EPA Wants to Stop Sale|of Common Insecticide


(CN) – The U.S. Environmental Protection Agency plans to stop sales of an insecticide used on more than 200 crops, saying it injures the aquatic food chain, despite opposition from Bayer CropScience.
     The EPA said Tuesday it will withdraw approval for flubendiamide, an insecticide produced by Bayer CropScience and Nichino America, because of its risk to aquatic invertebrates.
     “Required studies showed flubendiamide breaks down into a more highly toxic material that is harmful to species that are an important part of aquatic food chains, especially for fish, and is persistent in the environment,” the EPA said in a statement.
     Flubendiamide is registered for use on more than 200 crops, including soybeans, almonds, peanuts, cotton, tomatoes and watermelon. Some crops get as many as six applications a year.
     It is the active ingredient in Bayer’s Belt and Nichino’s Tourismo and Vetica insecticides.
     The EPA had issued a time-limited registration to the two companies under the condition that if it found unreasonable adverse effects on the environment, the companies would submit a request for voluntary cancellation.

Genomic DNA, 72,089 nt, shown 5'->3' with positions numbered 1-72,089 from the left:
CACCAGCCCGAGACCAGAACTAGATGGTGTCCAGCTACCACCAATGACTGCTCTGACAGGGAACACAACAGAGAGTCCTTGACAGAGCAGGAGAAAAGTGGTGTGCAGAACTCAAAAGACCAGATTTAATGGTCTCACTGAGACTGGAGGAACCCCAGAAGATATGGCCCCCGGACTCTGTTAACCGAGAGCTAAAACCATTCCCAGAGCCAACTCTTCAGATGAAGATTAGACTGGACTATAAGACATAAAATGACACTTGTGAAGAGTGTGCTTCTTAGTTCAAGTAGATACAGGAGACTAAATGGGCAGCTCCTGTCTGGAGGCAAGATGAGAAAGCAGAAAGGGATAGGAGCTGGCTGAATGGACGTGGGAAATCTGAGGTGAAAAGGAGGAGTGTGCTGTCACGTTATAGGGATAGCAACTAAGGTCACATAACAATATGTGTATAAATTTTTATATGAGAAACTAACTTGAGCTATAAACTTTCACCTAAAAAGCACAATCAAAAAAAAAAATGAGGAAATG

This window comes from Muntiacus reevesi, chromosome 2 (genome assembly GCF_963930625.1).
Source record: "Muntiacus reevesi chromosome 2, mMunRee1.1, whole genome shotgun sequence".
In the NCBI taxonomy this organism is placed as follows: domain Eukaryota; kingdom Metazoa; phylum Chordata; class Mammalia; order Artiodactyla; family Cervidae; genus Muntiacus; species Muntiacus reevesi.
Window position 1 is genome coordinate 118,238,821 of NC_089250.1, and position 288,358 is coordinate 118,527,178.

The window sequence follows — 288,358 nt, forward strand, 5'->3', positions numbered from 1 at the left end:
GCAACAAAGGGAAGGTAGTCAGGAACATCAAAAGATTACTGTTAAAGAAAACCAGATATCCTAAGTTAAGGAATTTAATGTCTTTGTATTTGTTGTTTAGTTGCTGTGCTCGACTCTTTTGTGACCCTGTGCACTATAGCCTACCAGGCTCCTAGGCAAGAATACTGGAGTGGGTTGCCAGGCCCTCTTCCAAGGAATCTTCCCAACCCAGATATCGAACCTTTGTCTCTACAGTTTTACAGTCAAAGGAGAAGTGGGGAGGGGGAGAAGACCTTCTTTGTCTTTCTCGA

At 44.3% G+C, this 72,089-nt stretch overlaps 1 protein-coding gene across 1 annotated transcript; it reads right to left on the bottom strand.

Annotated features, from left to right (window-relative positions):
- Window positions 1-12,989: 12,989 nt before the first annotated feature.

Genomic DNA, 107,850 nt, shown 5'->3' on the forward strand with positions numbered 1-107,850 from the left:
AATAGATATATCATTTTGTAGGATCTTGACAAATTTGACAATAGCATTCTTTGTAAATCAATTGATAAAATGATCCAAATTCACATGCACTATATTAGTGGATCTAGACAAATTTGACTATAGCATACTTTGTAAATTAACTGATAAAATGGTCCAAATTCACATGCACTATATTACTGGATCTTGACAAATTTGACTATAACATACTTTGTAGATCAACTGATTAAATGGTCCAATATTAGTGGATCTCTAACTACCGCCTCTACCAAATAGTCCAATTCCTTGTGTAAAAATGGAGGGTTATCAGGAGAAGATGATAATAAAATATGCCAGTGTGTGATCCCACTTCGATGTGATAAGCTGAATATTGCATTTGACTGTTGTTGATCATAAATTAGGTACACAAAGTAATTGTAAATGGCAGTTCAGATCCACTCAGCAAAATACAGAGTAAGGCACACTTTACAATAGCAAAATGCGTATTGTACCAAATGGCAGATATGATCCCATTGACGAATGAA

The EPA this year requested such a cancellation by Feb. 5, but the companies refused to comply.
     Bayer CropScience said at the time that the EPA’s methods exaggerated the environmental risk and that cancellation would prevent farmers from using a critical pest management tool.
     “Denying a product’s registration and ignoring its safe history based on unrealistic theoretical calculations calls into question the EPA’s commitment to innovation and sustainable agriculture,” Bayer vice president of regulatory affairs Dana Sargent said in a statement.
     The executive director of the American Pistachio Growers said that cancellation of the insecticide would be “a significant loss for growers of pistachios.”
     “The loss of this chemistry would make it more difficult than ever to control pests like the navel orange worm and the peach twig borer, which are now significantly impacting pistachio production in California,” Richard Matoian said. “What’s ironic and unfortunate is this would force tree nut growers to resort to older, less effective, but more potentially disruptive chemistries to manage these same pests.”
     Bayer, Nichino and anyone who may be adversely affected by the cancellation has 30 days to request a hearing before an administrative law judge.
     Crops that have been properly treated with flubendiamide or that may be treated with existing stocks can still be sold legally. The EPA said that provisions on handling existing stocks of the pesticide will be completed when the products have been canceled.

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